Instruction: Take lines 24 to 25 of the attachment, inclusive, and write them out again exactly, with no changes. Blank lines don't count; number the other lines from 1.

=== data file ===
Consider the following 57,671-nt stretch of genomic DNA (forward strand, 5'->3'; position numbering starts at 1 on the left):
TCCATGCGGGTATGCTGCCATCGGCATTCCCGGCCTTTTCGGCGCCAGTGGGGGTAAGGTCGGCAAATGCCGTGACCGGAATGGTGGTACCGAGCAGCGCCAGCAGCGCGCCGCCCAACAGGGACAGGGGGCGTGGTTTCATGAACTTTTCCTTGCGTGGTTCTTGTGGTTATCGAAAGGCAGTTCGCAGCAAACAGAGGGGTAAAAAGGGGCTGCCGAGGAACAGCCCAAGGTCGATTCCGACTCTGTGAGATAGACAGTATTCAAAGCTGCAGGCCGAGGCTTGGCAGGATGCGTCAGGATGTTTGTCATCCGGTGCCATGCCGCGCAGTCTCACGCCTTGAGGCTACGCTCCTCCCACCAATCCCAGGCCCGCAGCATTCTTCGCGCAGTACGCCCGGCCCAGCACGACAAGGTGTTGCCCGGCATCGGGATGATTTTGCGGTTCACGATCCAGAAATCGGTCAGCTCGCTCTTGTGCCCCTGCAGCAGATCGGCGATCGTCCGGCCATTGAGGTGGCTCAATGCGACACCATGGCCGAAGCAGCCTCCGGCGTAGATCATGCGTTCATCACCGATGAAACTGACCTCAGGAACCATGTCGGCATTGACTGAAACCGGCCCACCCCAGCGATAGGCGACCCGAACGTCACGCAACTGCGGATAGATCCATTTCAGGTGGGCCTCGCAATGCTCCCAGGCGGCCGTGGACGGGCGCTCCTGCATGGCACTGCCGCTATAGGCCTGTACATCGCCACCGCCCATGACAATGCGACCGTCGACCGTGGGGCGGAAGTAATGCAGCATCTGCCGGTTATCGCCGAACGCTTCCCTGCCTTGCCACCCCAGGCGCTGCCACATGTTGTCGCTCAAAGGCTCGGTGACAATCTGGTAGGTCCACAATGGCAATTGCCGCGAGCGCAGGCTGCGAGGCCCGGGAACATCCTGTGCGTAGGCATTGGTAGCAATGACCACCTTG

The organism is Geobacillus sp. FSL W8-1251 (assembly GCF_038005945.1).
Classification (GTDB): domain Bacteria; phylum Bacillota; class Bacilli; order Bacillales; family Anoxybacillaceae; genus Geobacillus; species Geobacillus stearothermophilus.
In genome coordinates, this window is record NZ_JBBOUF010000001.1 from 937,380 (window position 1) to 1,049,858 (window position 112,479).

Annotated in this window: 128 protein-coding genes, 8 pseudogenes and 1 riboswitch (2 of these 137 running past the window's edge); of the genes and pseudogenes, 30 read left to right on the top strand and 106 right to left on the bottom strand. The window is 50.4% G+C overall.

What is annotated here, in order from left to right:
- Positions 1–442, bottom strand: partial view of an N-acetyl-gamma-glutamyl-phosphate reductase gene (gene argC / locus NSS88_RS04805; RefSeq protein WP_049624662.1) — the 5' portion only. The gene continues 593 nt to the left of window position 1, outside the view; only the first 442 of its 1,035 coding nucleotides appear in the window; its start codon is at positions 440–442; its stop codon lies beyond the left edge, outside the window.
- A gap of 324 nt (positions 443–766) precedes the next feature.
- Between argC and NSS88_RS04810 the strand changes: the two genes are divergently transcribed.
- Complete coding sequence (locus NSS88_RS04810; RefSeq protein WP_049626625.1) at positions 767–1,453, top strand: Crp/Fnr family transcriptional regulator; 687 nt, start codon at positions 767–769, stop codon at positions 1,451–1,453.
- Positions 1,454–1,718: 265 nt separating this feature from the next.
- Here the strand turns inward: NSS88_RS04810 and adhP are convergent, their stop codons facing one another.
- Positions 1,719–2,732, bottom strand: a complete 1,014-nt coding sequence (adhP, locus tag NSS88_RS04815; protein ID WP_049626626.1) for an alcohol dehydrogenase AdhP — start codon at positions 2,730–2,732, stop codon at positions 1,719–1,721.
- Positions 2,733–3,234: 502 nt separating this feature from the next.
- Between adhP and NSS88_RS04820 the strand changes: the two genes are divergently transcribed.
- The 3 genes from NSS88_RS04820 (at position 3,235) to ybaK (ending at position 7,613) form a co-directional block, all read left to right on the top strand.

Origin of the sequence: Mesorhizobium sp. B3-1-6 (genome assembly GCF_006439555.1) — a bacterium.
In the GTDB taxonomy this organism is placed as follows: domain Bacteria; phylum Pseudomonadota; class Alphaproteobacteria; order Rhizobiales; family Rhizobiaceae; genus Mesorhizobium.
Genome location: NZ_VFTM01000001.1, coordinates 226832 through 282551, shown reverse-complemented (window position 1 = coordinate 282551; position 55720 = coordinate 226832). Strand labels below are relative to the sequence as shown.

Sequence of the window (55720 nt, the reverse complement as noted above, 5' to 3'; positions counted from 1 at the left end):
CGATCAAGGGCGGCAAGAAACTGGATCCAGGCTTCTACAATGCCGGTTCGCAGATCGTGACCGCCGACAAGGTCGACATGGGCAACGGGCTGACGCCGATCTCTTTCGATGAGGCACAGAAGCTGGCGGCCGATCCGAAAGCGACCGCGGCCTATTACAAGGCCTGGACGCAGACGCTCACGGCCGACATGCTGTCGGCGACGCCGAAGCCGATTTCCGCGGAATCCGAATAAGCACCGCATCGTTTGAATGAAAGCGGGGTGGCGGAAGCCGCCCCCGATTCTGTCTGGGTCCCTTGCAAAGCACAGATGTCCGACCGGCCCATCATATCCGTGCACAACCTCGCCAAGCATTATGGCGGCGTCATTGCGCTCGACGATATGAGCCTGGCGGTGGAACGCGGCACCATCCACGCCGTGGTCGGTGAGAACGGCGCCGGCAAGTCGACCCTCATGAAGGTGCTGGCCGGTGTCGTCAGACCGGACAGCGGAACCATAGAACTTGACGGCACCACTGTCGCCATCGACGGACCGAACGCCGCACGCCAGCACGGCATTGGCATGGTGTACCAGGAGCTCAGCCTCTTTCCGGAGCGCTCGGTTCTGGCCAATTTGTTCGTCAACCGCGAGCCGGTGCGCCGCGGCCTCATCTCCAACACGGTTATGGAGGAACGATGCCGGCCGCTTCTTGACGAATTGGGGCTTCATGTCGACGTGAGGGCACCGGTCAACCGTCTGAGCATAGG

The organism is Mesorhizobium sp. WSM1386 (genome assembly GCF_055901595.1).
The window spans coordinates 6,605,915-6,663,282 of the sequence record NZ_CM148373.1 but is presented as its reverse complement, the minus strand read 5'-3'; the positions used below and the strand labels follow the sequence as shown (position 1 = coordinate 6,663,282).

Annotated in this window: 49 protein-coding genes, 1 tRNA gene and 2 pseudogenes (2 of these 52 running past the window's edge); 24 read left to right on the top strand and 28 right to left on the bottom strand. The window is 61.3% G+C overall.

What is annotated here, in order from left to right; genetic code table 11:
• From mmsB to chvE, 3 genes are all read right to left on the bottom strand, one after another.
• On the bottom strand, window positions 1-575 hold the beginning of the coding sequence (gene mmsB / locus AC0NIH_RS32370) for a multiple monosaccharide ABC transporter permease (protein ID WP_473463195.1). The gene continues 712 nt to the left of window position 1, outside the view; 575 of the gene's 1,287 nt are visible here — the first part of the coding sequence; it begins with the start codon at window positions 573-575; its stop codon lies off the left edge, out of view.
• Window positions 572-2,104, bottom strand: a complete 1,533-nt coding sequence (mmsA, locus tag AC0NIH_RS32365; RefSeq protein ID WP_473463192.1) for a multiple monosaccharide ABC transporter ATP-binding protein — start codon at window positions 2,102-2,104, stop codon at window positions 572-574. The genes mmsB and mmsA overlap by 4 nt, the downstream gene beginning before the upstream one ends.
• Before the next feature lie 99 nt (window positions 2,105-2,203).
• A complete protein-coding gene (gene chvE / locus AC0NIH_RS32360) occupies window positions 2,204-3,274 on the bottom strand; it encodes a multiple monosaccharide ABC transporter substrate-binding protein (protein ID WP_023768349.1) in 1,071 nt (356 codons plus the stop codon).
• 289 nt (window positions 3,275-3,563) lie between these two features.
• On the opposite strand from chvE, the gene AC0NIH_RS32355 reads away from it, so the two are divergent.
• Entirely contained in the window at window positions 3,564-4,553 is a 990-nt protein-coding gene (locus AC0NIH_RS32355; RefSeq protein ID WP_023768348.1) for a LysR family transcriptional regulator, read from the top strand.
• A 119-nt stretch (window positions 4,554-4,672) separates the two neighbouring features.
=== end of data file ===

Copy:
The window spans coordinates 6,605,915-6,663,282 of the sequence record NZ_CM148373.1 but is presented as its reverse complement, the minus strand read 5'-3'; the positions used below and the strand labels follow the sequence as shown (position 1 = coordinate 6,663,282).

Annotated in this window: 49 protein-coding genes, 1 tRNA gene and 2 pseudogenes (2 of these 52 running past the window's edge); 24 read left to right on the top strand and 28 right to left on the bottom strand. The window is 61.3% G+C overall.